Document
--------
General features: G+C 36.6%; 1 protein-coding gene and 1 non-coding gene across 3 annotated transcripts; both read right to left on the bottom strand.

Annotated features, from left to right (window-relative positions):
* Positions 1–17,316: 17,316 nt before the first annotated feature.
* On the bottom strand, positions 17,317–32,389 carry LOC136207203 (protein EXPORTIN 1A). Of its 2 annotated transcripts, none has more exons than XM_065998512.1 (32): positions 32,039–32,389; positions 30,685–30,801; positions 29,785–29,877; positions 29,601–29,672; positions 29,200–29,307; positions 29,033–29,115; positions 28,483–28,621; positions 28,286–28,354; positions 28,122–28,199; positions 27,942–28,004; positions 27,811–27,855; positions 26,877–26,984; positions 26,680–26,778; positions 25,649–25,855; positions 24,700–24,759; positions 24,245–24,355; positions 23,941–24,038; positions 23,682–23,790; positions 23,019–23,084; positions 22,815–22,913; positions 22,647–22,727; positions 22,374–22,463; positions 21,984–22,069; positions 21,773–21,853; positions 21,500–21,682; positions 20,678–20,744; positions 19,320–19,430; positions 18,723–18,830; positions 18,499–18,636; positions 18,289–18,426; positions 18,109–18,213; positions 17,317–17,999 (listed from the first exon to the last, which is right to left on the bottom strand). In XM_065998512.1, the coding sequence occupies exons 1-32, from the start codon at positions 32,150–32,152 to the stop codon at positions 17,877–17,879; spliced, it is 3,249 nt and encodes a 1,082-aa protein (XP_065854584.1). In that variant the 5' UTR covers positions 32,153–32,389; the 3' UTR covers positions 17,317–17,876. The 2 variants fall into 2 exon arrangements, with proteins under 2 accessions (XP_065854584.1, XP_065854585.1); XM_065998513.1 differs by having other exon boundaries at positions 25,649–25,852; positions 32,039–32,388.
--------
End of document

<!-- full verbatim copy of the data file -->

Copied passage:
General features: G+C 36.6%; 1 protein-coding gene and 1 non-coding gene across 3 annotated transcripts; both read right to left on the bottom strand.

Annotated features, from left to right (window-relative positions):
* Positions 1–17,316: 17,316 nt before the first annotated feature.
* On the bottom strand, positions 17,317–32,389 carry LOC136207203 (protein EXPORTIN 1A). Of its 2 annotated transcripts, none has more exons than XM_065998512.1 (32): positions 32,039–32,389; positions 30,685–30,801; positions 29,785–29,877; positions 29,601–29,672; positions 29,200–29,307; positions 29,033–29,115; positions 28,483–28,621; positions 28,286–28,354; positions 28,122–28,199; positions 27,942–28,004; positions 27,811–27,855; positions 26,877–26,984; positions 26,680–26,778; positions 25,649–25,855; positions 24,700–24,759; positions 24,245–24,355; positions 23,941–24,038; positions 23,682–23,790; positions 23,019–23,084; positions 22,815–22,913; positions 22,647–22,727; positions 22,374–22,463; positions 21,984–22,069; positions 21,773–21,853; positions 21,500–21,682; positions 20,678–20,744; positions 19,320–19,430; positions 18,723–18,830; positions 18,499–18,636; positions 18,289–18,426; positions 18,109–18,213; positions 17,317–17,999 (listed from the first exon to the last, which is right to left on the bottom strand). In XM_065998512.1, the coding sequence occupies exons 1-32, from the start codon at positions 32,150–32,152 to the stop codon at positions 17,877–17,879; spliced, it is 3,249 nt and encodes a 1,082-aa protein (XP_065854584.1). In that variant the 5' UTR covers positions 32,153–32,389; the 3' UTR covers positions 17,317–17,876. The 2 variants fall into 2 exon arrangements, with proteins under 2 accessions (XP_065854584.1, XP_065854585.1); XM_065998513.1 differs by having other exon boundaries at positions 25,649–25,852; positions 32,039–32,388.